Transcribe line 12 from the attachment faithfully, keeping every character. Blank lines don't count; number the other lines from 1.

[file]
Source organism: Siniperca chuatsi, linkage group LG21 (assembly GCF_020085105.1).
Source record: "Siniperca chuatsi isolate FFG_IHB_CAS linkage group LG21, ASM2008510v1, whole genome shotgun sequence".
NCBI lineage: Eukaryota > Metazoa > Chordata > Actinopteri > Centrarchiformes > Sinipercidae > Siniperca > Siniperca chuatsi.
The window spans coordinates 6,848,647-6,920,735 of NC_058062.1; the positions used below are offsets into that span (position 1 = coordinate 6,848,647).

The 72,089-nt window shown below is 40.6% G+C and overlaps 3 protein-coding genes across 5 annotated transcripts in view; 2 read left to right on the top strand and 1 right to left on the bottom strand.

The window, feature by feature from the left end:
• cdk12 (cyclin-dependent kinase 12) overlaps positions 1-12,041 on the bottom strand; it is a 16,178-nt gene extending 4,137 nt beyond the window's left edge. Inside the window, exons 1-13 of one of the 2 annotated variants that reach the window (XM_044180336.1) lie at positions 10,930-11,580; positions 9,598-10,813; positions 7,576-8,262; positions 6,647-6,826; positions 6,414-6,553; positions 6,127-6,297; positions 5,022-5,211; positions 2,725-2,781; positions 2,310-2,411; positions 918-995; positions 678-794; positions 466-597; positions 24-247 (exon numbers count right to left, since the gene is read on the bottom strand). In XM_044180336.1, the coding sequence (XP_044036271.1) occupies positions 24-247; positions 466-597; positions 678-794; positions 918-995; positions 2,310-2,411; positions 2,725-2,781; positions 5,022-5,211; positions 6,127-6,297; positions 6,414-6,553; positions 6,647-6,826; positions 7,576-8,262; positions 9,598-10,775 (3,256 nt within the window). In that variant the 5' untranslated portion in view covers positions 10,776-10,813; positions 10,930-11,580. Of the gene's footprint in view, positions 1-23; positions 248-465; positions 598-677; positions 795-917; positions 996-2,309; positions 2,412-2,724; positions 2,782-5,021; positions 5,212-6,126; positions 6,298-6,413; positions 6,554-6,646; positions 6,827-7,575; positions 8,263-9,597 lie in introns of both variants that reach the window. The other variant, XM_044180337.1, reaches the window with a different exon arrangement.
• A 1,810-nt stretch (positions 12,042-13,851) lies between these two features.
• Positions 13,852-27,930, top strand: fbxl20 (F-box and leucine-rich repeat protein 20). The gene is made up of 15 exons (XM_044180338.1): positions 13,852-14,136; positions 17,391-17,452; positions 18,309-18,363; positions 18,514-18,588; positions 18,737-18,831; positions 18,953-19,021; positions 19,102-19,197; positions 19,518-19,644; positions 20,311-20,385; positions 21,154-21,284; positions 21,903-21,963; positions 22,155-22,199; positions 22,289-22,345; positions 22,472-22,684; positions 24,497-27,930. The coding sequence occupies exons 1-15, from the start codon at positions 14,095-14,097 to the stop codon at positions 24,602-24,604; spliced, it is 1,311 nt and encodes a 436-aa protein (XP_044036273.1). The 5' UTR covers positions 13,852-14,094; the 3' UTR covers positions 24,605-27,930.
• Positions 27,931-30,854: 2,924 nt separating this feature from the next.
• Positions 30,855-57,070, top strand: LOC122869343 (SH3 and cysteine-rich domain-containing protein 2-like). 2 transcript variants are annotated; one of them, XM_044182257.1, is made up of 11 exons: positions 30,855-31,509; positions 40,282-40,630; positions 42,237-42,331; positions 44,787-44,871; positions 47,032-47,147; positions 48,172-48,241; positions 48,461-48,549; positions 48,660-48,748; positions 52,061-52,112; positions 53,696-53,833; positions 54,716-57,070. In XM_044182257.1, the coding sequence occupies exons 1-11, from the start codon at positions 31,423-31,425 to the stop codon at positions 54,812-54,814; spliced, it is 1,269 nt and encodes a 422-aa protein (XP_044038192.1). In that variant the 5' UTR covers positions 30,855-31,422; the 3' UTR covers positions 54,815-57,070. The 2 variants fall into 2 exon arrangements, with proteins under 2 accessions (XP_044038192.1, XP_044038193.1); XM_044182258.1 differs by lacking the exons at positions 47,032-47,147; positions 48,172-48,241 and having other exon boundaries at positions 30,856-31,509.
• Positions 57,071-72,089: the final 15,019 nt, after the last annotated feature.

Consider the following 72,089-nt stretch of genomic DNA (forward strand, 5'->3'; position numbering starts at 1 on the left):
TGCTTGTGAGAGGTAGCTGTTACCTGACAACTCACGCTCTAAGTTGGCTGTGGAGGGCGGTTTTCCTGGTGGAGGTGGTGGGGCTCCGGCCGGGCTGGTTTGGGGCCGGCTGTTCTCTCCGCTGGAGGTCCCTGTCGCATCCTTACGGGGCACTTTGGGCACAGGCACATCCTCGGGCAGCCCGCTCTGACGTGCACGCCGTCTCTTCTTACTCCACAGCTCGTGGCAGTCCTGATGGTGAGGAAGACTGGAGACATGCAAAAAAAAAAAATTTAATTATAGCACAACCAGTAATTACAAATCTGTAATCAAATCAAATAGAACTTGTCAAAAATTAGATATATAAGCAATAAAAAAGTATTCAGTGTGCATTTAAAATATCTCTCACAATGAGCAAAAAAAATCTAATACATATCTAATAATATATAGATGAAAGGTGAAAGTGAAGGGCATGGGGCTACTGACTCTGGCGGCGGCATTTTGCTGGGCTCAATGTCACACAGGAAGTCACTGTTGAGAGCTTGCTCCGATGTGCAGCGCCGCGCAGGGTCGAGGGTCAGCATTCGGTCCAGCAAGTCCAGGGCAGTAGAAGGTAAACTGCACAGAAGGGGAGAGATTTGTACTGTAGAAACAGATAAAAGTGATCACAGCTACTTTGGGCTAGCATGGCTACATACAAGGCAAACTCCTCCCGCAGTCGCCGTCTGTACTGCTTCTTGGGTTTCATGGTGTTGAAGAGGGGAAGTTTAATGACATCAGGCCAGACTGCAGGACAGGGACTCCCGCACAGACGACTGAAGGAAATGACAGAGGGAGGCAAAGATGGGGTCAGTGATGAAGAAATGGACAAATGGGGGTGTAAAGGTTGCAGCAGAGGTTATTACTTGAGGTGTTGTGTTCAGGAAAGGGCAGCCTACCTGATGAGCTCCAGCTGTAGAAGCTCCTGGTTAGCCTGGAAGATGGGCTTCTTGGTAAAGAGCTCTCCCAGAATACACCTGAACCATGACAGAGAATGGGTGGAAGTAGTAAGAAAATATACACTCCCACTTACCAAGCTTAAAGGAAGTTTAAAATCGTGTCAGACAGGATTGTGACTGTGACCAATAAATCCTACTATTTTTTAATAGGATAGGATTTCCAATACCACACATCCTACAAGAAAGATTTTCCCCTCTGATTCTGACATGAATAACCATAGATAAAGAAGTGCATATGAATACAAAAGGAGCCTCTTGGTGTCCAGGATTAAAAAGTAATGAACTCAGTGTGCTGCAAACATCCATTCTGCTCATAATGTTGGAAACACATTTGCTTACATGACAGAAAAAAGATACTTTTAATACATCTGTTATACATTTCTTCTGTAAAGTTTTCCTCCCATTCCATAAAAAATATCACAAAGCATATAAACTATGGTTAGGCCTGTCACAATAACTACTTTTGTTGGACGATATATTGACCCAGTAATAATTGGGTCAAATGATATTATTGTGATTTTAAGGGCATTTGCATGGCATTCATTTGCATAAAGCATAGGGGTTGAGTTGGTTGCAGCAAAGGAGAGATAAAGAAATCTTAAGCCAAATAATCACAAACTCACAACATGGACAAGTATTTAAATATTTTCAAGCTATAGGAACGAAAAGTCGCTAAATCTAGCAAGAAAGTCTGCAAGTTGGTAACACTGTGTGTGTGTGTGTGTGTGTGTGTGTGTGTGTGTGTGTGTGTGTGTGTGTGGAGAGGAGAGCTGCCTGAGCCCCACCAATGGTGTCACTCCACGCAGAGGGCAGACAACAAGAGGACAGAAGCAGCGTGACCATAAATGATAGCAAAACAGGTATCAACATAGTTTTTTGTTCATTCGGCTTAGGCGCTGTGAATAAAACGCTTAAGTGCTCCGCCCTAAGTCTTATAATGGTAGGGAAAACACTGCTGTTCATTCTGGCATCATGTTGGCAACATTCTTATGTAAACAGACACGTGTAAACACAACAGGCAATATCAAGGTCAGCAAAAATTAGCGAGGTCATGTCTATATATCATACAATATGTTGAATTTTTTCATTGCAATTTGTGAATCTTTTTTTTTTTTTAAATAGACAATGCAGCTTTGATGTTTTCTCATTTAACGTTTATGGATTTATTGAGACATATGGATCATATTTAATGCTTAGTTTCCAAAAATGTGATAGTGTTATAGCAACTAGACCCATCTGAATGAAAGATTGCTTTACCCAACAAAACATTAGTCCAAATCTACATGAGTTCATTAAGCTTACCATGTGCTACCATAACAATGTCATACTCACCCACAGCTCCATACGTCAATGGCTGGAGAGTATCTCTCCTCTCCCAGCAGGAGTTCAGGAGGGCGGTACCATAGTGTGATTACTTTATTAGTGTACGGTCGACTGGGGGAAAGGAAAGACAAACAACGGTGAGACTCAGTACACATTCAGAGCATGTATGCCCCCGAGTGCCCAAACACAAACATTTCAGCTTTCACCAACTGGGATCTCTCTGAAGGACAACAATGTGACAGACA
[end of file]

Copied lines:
• Positions 57,071-72,089: the final 15,019 nt, after the last annotated feature.